Is there anything more annoying than waiting for what seems like an eternity for Spotify to open because your computer is running slow? Well, imagine hundreds of flights delayed or canceled due to a memory shortage in a $2.4 billion air traffic control system, and there you have it. Los Angeles International Airport’s ERAM system, developed by global aerospace and defense giant Lockheed Martin Corp, infamously crashed due to a simple glitch back in 2014. But the mishap highlights a situation that software developers like us know all too well: a client calling (or, in poor Lockheed Martin’s case, journalists) because there’s a problem with the product.
There’s no such thing as “bugless” software
And make no mistake: at one point or another, there will be a problem. Don’t get me wrong, whenever we start building a new application for a client, we want it to be nothing short of perfect. We imagine the product breezing through test runs without an issue. We picture users gleefully opening it, over and over again, until its name ultimately becomes a verb. But let’s face it: when you’re in the business of delivering digital solutions, to err is not only human. It’s inevitable. Even iOS updates, built and nurtured by thousands of engineers, come with a set of new performance and quality issues. Every. Single. Time.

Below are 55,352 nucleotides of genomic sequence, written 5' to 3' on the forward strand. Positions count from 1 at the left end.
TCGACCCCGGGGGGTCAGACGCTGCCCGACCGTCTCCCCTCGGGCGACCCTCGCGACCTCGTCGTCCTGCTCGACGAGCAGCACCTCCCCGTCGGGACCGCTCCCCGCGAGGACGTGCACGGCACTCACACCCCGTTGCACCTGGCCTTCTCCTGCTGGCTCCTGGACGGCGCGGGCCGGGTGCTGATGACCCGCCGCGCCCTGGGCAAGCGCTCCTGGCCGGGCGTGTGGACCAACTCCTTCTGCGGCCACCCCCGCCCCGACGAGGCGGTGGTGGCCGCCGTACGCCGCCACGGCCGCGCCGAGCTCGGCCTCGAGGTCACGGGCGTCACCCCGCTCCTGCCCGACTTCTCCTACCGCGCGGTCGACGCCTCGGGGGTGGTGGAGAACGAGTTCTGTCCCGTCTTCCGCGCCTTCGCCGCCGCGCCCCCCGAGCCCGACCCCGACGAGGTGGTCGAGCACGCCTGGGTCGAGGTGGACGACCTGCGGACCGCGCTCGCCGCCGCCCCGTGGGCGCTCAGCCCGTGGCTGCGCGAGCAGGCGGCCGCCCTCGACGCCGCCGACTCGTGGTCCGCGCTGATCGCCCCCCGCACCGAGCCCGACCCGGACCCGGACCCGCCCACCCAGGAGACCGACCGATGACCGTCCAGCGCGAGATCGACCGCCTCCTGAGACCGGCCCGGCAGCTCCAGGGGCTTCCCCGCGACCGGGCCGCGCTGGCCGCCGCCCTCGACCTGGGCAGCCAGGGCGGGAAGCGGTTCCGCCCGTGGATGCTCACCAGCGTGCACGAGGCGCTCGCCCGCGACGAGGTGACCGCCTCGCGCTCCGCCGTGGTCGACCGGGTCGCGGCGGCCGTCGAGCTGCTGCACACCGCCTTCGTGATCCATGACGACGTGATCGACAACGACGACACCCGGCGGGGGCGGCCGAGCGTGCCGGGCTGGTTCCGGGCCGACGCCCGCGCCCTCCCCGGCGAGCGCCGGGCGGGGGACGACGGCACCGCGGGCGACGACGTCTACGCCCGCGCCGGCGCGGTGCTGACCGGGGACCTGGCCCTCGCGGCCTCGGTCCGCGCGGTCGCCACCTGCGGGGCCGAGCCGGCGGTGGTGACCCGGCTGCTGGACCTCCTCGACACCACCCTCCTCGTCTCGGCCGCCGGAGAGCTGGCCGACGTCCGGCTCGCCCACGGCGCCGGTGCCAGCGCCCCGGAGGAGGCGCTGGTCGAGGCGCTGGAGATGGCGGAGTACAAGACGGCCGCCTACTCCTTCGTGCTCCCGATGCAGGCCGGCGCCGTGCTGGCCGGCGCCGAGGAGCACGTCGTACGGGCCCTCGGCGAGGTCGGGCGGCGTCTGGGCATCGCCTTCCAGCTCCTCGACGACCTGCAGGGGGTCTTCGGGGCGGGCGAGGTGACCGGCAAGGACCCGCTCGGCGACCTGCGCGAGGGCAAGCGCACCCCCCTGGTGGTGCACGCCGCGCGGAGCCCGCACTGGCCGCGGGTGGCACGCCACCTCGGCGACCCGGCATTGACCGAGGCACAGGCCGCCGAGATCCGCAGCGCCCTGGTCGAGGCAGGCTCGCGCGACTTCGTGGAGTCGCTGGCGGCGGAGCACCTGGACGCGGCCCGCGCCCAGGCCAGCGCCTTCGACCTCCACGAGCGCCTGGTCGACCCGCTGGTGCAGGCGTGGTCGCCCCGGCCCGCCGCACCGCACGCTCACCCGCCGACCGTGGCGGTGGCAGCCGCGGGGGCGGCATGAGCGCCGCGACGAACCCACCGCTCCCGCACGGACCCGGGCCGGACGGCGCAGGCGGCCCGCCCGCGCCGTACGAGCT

So now that we’ve put the question of ‘if’ out of the way, let’s talk about ‘how bad’. The way we see it, not all bugs are created equal. Meaning instead of going into panic mode, we first take a good look at what we’re up against. Here’s our system for classifying bugs, aka:
Digital Natives’ Hierarchy of Bugs
- The Blockers. The nastiest kind there is. Blockers are serious hitches that can disrupt or nix the user experience altogether. Picture the sheer horror of 190 million people unable to share their morning thoughts on Twitter! They require immediate attention and a quick resolution.
- The Hiccups. Meaning delayed notifications, random reboots, slow system response times and so on. These are non-critical functional bugs that can still cramp the users’ style. After all, if we don’t post a photo of our lunch on Instagram, did it really happen?
- The Blemishes. You know the type. Think embarrassing typos, broken links, cosmetic bugs and what have you. Granted, no one’s day will ever be ruined over a misaligned heading on a mobile interface. But hey, we’re aiming for perfect, remember?
So what’s a bug in your dictionary?